He also picks up a girl. The way you'd pick up a squash from the grocery store. Poisoned food, counterfit cash, and a prison camp whore. And this sequence of events contains these wonderful gems:
A lot of riffraff will do anything for a female.
"There are a lot of men involved. She could get pretty used up."
It dawned on me that I had been swindled. This was one of those non-compliant, won't types the customers reject.
In the roster office, the half naked yellow man clerk (emphasis mine--CW) spent a long time going over the records.
Let me un-Ron that language up there: He went to pick up a whore for a gang-bang and got a rape victim instead. Also? That bolded part? Yo, Ron?
Why am I harping on this stuff? Because it's not part of the plot. It's not something the plot needs. It's little side stuff Hubbard threw in there because he needed to pad the book. Most authors reach for fight scenes, intrigue, romance, humor, Hunger Games usually reached for food, Sunshine, my favorite book in the whole world, reached for Stuff That Goes On In Restaurants That Also Involve Baking.
Hubbard reaches for racism, sexism and homophobia.
Could it be a portrayal of how nasty those behaviors are? No. First, because there is not one. single. positive. female character. in this book. Or in the next book. There isn't one positive portrayal of someone who isn't blatantly white. IN A NOVEL WHERE THE PROTAGONIST AND THE ANTAGONIST ARE BOTH ALIENS, THE HERO IS A WHITE CAUCASIAN SUPERMAN. And so far none of the gay guys have been anything other than pitiful victims, or just plain gross. And lesbians haven't existed yet, but I hear that changes much later in the series and it's not a change for the better.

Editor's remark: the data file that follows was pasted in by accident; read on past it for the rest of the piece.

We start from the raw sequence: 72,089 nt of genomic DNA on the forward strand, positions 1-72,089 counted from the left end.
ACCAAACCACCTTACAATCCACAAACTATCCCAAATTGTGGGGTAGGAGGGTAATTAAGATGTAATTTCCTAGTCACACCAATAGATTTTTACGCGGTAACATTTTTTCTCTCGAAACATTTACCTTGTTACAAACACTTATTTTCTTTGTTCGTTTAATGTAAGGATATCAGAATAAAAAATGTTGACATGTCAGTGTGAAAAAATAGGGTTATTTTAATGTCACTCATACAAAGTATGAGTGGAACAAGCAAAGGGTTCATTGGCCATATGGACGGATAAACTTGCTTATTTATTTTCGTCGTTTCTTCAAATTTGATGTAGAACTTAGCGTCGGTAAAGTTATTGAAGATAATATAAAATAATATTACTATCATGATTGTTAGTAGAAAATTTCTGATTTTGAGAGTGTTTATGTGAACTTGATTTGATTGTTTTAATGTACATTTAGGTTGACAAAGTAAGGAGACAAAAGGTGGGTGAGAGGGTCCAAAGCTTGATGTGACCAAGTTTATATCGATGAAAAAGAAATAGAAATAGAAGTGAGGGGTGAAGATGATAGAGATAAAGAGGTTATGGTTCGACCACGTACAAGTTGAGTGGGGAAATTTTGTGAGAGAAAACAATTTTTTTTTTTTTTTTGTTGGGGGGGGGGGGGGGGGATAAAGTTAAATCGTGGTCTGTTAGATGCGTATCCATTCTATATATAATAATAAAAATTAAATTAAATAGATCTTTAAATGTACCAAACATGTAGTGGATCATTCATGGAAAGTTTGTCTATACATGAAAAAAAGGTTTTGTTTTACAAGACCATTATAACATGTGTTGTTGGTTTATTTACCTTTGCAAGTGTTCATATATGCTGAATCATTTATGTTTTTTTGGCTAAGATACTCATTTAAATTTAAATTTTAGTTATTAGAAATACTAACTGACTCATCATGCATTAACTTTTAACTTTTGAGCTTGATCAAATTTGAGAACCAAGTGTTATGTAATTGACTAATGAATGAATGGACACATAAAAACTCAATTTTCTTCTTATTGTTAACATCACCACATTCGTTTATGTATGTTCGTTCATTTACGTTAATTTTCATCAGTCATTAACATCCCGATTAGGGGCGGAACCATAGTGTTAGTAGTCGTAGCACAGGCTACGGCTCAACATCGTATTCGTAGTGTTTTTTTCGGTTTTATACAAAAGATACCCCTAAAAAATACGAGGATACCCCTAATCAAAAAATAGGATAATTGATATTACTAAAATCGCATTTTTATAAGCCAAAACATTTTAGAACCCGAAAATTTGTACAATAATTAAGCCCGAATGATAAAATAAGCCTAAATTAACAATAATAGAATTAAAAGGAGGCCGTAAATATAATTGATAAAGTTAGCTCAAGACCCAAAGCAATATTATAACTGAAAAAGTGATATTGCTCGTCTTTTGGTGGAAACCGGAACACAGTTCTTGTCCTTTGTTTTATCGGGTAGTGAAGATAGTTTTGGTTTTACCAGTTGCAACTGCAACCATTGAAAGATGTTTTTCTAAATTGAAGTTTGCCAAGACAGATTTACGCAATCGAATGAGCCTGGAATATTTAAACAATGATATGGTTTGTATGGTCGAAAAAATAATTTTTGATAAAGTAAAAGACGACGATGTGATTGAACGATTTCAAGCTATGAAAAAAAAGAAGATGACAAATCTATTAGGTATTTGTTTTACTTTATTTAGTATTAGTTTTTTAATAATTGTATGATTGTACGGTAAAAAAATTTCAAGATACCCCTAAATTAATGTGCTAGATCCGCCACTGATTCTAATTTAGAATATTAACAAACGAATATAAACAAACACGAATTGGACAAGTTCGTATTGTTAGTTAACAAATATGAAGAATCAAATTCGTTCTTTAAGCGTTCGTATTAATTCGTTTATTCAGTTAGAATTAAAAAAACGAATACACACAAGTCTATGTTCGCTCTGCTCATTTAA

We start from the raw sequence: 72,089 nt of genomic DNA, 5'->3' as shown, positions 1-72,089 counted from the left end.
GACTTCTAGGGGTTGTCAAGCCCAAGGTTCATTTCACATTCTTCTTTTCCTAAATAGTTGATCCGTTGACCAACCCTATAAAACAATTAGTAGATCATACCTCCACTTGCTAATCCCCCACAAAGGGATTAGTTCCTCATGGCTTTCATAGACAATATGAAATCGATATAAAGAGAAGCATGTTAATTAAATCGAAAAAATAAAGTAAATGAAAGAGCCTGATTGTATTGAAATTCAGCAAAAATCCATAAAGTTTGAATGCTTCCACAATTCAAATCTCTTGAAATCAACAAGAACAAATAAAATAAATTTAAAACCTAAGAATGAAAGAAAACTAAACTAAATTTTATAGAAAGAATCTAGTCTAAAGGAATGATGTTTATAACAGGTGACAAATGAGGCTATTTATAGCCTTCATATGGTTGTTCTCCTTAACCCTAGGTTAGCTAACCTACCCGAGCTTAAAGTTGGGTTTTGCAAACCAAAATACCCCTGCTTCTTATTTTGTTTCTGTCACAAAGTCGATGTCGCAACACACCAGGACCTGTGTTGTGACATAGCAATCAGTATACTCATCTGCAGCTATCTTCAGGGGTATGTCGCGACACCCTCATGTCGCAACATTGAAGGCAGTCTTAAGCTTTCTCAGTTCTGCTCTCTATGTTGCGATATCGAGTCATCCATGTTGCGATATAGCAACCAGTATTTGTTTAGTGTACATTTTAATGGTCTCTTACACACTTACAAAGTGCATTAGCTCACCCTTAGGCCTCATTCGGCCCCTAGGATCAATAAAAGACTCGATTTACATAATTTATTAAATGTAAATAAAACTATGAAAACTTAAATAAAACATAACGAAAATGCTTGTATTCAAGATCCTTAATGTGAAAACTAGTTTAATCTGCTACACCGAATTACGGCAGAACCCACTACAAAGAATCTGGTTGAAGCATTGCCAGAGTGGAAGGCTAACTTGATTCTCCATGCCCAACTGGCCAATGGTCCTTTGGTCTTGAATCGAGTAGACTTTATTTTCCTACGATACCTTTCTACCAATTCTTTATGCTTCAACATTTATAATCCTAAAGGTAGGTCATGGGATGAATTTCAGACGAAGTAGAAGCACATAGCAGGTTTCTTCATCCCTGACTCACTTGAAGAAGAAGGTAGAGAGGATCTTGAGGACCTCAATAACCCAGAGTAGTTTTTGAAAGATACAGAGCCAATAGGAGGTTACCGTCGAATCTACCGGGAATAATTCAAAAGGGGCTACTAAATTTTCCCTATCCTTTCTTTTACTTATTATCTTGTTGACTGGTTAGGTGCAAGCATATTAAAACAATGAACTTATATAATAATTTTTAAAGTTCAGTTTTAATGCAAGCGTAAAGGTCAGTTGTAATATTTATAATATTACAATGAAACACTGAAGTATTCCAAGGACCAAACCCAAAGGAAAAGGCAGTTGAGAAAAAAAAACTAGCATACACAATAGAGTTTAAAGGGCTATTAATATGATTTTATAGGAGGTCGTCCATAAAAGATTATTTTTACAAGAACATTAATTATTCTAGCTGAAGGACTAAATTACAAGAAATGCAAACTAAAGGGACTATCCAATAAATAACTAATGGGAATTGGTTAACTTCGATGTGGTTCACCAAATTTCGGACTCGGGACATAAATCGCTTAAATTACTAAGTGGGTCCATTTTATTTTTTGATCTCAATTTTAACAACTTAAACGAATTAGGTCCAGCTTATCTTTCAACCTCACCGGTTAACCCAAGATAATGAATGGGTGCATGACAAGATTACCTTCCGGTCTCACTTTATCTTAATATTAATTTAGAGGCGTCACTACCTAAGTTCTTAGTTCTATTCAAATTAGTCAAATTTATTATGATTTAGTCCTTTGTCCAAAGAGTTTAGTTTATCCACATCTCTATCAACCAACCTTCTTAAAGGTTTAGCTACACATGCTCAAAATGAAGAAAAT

It's the same garbage that makes Twilight so repellant. It's not the god awful plot, the sparkling (in Twilight's case) the adjenda of either book. It's the casual dismissal of real issues of substance. And it's fucking damning in Mission Earth, not because it's written by the founder of a major religion, but because of the nature of sci-fi.
Science Fiction is written in the spirit of "This is where we are going". That's why technology figures so predominantly. We're taking where we are, right now, and projecting it into the unknown future as far as we can see, and in doing so we're placing our hopes and fears for the future there, too. That's why IMHO sci-fi right now is very dismal. We've lost hope in our future, lost the optimism we had in the seventies and eighties.
There's nothing forward-looking about this book. It's a stagnant, drippy, self-fulfilling fantasy dressed up in a space helmet just because. The deeper you go, the worse it gets. It's the ugly parts of humanity shown bare, with no hope or solution offered beyond a half-hearted attempt at Space Jesus that Hubbard wished he could have been. The message of this book is not "Solve humanity's problems". It's "Gather at the feet of the redeemer."
Which is probably what Hubbard intended all along. Too bad he couldn't pull it off worth a damn.
So what happens when Soltan bribes Jet's best buddies?
"When Heller gets word of what has happened to us, he will kill you with his bare hands. Run like mad and maybe it will save your life!"
Do they show up again? Given that they have poisoned food and haven't appeared in book two? Probably not.
Next three chapters: Soltan gets lost on his way back to Jet's tug boat! For three weeks! AND NOBODY NOTICES! AND IT TAKES UP THREE CHAPTERS. You know what?
|BOOK FUCKING REVIEWED.|
TOMORROW: We get our vicarious revenge. Sort of. It's complicated.